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Prevalence and correlates of vitamin D deficiency in adults after traumatic brain injury

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Title: Prevalence and correlates of vitamin D deficiency in adults after traumatic brain injury
Authors: Jamall, O
Feeney, C
Zaw-Linn, J
Malik, A
Niemi, M
Tenorio-Jimenez, C
Ham, TE
Jilka, SR
Jenkins, PO
Scott, G
Li, LM
Gorgoraptis, N
Baxter, D
Sharp, DJ
Goldstone, AP
Item Type: Journal Article
Abstract: Objectives: Traumatic brain injury (TBI) is a major cause of long-term disability with variable recovery. Preclinical studies suggest that vitamin D status influences recovery after TBI. However, there is no published clinical data on links between vitamin D status and TBI outcomes. To determine the: (i) prevalence of vitamin D deficiency/insufficiency, and associations of vitamin D status with (ii) demographic factors and TBI severity, and with (iii) cognitive function, symptoms and quality of life, in adults after TBI. Design: Retrospective audit of patients seen between July 2009 and March 2015. Serum vitamin D (25- hydroxy-cholecalciferol) was categorised as deficient (<40nmol/L), insufficient (40-70nmol/L) or replete (>70nmol/L). Patients: 353 adults seen in tertiary hospital clinic (75.4% lighter-skinned, 74.8% male, age median 35.1y, range 26.6-48.3y), 0.3-56.5 months after TBI (74.5% moderate-severe). Measurements: Serum vitamin D concentrations; Addenbrooke’s Cognitive Examination (ACE-R), Beck Depression Inventory II (BDI-II), SF-36 Quality of Life, Pittsburgh Sleep Quality Index. Results: 46.5% of patients after TBI had vitamin D deficiency and 80.2% insufficiency/deficiency. Patients with vitamin D deficiency had lower ACE-R scores than those vitamin D replete (mean effect size ± SEM 4.5 ± 2.1, P=0.034), and higher BDI-II scores than those vitamin D insufficient (4.5 ± 1.6, P=0.003), correcting for age, gender, time since TBI, TBI severity. There was no association between vitamin D status and markers of TBI severity, sleep or quality of life. Conclusion: Vitamin D deficiency is common in patients after TBI and associated with impaired cognitive function and more severe depressive symptoms.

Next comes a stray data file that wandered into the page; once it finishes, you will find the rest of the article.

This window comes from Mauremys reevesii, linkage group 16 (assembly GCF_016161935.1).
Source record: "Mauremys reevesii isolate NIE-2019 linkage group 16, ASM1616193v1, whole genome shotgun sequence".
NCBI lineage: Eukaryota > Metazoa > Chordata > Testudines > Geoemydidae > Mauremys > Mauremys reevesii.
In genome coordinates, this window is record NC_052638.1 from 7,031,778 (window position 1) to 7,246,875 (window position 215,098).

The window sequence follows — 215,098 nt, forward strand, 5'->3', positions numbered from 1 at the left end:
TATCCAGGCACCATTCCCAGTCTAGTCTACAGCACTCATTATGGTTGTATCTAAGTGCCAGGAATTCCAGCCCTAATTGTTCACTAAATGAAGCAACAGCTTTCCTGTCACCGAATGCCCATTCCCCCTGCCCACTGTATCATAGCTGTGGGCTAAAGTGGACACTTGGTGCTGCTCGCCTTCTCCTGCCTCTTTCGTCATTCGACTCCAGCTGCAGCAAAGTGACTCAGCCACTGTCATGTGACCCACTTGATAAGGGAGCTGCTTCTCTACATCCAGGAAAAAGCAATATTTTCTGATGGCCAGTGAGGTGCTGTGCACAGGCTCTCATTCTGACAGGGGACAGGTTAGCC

Issue Date: 28-Mar-2016
Date of Acceptance: 23-Feb-2016
URI: http://hdl.handle.net/10044/1/29828
DOI: https://dx.doi.org/10.1111/cen.13045
ISSN: 1365-2265
Publisher: Wiley
Start Page: 636
End Page: 644
Journal / Book Title: Clinical Endocrinology
Volume: 85
Copyright Statement: © 2016 The Authors. Clinical Endocrinology published by John Wiley & Sons Ltd. 1 This is an open access article under the terms of the Creative Commons Attribution License, which permits use, distribution and reproduction in any medium, provided the original work is properly cited.
Sponsor/Funder: Pfizer Limited
GlaxoSmithKline Services Unlimited
Ministry Of Defence
Guarantors of Brain
National Institute for Health Research
Medical Research Council (MRC)
Imperial College Healthcare NHS Trust- BRC Funding
Wellcome Trust
Funder's Grant Number: N-2057340
COL011953
BIOSAP
N/A
NIRH-RP-011-048
MR/K023926/1
RDA03
103429/Z/13/Z
Keywords: cognition
depression
insufficiency
mood
quality of life
Endocrinology & Metabolism
1103 Clinical Sciences
1114 Paediatrics And Reproductive Medicine
Publication Status: Published
Article Number: 4
Appears in Collections:Department of Medicine
Faculty of Medicine



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